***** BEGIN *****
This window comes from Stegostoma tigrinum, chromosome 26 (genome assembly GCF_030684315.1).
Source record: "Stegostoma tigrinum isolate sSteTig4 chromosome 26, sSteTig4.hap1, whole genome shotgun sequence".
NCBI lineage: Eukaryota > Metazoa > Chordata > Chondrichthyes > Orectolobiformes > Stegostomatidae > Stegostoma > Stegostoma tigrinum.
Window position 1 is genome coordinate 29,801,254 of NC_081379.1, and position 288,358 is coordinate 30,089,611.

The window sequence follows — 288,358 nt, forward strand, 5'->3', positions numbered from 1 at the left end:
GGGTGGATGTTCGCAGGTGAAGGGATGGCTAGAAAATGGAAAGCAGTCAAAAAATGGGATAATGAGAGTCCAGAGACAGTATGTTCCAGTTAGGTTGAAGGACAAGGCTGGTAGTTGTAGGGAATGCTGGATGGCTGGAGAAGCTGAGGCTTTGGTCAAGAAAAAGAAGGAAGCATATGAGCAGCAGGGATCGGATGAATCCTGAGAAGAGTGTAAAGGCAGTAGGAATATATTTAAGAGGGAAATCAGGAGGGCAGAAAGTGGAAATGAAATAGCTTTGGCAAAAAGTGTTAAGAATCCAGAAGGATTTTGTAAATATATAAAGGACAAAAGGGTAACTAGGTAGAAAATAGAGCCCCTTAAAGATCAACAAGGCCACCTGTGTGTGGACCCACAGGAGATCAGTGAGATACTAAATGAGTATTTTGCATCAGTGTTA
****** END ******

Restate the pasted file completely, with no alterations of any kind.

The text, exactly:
This window comes from Stegostoma tigrinum, chromosome 26 (genome assembly GCF_030684315.1).
Source record: "Stegostoma tigrinum isolate sSteTig4 chromosome 26, sSteTig4.hap1, whole genome shotgun sequence".
NCBI lineage: Eukaryota > Metazoa > Chordata > Chondrichthyes > Orectolobiformes > Stegostomatidae > Stegostoma > Stegostoma tigrinum.
Window position 1 is genome coordinate 29,801,254 of NC_081379.1, and position 288,358 is coordinate 30,089,611.

The window sequence follows — 288,358 nt, forward strand, 5'->3', positions numbered from 1 at the left end:
GGGTGGATGTTCGCAGGTGAAGGGATGGCTAGAAAATGGAAAGCAGTCAAAAAATGGGATAATGAGAGTCCAGAGACAGTATGTTCCAGTTAGGTTGAAGGACAAGGCTGGTAGTTGTAGGGAATGCTGGATGGCTGGAGAAGCTGAGGCTTTGGTCAAGAAAAAGAAGGAAGCATATGAGCAGCAGGGATCGGATGAATCCTGAGAAGAGTGTAAAGGCAGTAGGAATATATTTAAGAGGGAAATCAGGAGGGCAGAAAGTGGAAATGAAATAGCTTTGGCAAAAAGTGTTAAGAATCCAGAAGGATTTTGTAAATATATAAAGGACAAAAGGGTAACTAGGTAGAAAATAGAGCCCCTTAAAGATCAACAAGGCCACCTGTGTGTGGACCCACAGGAGATCAGTGAGATACTAAATGAGTATTTTGCATCAGTGTTA